Central Pacific Bank today fired its latest volley in an unusually aggressive campaign to convince the management of rival CityBank to join forces, issuing a public statement in response to a letter CityBank sent directly to shareholders. “Since [CityBank] has not indicated publicly or privately that it is willing to enter into any discussions with us concerning our proposal, we will proceed to bring it directly to the shareholders,” CPB noted. CPB also published the CityBank letter, which sought to “clarify and correct” information reported by the media last week.
CPB, the state’s fourth-largest bank, announced Wednesday that it was seeking a merger or barring that, a hostile takeover of fifth-ranked CityBank. CPB asserted that it had previously approached CityBank management privately, but that the lack of response prompted the public notice.
CityBank has refused comment, citing regulatory concerns, but its shareholder letter offers a peek into its stance.
“News articles have suggested that there have been negotiations between CPB and CityBank for some time,” wrote CityBank chairman Lionel Y. Tokioka and vice chairman Ronald K. Migita. “For the record, there have been no such negotiations. While Mr. Arnoldus complains of inaction on the part of CityBank management, we have in fact been involved in serious fact-finding, and have engaged specialized legal counsel and a financial advisor to assist the Board in carefully and thoroughly evaluating the proposal.”
CPB took the letter to the press, along with its response.
“We are pleased that CityBank has retained financial advisors and legal counsel and announced that it will carefully evaluate our proposal of March 17th,” reads the CPB statement. “That evaluation should lead CityBank to enter into meaningful discussions to merge because this proposal is good for shareholders, customers, employees, and the state of Hawaii.”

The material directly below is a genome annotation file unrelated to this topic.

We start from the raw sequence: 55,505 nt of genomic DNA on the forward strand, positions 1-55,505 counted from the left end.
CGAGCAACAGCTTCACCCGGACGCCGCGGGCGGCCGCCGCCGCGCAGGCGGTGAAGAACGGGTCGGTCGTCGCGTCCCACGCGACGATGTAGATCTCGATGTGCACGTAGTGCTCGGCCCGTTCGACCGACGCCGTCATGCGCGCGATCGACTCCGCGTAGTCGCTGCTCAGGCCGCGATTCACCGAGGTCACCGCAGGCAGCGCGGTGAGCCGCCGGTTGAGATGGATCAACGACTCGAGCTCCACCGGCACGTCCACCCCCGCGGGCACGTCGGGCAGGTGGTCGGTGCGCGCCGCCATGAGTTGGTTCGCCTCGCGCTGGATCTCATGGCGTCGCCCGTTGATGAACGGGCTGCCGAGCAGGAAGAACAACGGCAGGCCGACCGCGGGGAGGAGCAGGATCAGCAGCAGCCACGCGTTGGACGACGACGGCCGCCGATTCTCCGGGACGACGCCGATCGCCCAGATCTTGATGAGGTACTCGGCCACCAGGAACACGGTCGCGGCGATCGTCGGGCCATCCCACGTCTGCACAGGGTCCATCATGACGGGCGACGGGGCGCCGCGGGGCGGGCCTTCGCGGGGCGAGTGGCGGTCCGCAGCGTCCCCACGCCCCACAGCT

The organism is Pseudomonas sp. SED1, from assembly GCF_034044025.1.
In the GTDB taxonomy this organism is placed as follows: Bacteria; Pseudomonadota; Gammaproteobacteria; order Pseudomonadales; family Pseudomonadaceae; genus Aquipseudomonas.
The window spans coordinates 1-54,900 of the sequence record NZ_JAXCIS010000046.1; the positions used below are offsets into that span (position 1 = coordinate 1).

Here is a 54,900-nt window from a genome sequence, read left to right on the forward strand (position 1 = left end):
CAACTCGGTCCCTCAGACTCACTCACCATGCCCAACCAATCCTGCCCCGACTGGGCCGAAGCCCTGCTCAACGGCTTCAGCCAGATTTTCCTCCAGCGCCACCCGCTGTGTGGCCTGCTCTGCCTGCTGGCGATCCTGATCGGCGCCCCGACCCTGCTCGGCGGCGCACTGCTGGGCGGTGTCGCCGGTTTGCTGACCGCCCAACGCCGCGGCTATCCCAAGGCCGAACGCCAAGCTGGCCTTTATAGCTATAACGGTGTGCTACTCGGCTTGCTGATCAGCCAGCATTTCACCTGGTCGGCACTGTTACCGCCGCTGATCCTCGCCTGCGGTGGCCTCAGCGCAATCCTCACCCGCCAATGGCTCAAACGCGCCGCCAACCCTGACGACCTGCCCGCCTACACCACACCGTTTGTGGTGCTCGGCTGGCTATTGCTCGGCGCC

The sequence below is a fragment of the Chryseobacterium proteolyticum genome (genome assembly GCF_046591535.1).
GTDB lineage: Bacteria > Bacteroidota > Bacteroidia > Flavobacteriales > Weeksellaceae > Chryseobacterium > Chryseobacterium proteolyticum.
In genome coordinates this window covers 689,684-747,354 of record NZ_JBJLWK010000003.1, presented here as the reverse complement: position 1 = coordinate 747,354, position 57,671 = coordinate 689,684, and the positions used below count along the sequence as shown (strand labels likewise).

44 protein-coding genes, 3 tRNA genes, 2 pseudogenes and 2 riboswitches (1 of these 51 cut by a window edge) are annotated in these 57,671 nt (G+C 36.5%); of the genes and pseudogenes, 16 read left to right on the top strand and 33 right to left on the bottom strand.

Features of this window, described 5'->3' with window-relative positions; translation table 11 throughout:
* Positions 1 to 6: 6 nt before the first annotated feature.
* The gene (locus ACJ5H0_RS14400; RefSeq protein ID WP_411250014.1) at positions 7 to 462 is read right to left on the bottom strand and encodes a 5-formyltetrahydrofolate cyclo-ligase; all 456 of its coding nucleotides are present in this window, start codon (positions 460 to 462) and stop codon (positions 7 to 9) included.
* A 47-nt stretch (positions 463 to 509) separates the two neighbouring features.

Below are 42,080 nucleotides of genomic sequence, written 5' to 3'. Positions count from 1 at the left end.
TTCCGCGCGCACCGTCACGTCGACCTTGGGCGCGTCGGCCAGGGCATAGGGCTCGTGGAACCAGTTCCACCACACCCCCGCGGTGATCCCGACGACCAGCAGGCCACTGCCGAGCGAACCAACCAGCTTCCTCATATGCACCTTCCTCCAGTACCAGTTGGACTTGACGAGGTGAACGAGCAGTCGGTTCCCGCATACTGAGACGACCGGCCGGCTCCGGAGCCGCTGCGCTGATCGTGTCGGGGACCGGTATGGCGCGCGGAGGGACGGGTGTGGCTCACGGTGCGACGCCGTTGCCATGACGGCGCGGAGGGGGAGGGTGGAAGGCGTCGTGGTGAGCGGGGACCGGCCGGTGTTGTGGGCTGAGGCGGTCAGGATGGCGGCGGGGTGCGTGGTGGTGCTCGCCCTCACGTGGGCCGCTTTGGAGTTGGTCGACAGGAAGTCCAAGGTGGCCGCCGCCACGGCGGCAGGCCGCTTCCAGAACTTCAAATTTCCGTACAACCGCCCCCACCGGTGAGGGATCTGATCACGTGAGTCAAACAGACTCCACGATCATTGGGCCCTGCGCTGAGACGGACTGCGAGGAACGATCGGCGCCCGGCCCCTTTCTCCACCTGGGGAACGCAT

“The shareholders of both companies deserve to receive the benefits of this compelling proposal as soon as possible,” it asserts.
CPB’s controversial public campaign which most recently included running full-page ads in local newspapers promoting the merger touched off a firestorm of accusations and criticism.
In an April 17 conference call with investors, CPB chairman Clint Arnoldus sought to emphasize both banks’ local roots and focus, but in the process took a dig at First Hawaiian Bank’s French ownership and said Bank of Hawaii has been loading its senior management with “Mainland imports.”
First Hawaiian Bank chairman and CEO Walter Dods fired back, saying, “It’s kind of sad to see a malihini who’s been in town for a year taking cheap shots at 2,000 local employees of our bank.”
“I was born and raised here,” he went on to say. “I didn’t just get off the boat from California and learn the shaka sign… If [Arnoldus] really understood what ‘local’ means, he’d know local people don’t make hostile attacks on honorable competitors.”
“Any time he wants to debate in pidgin on ‘local,’ I’m available,” Dods quipped.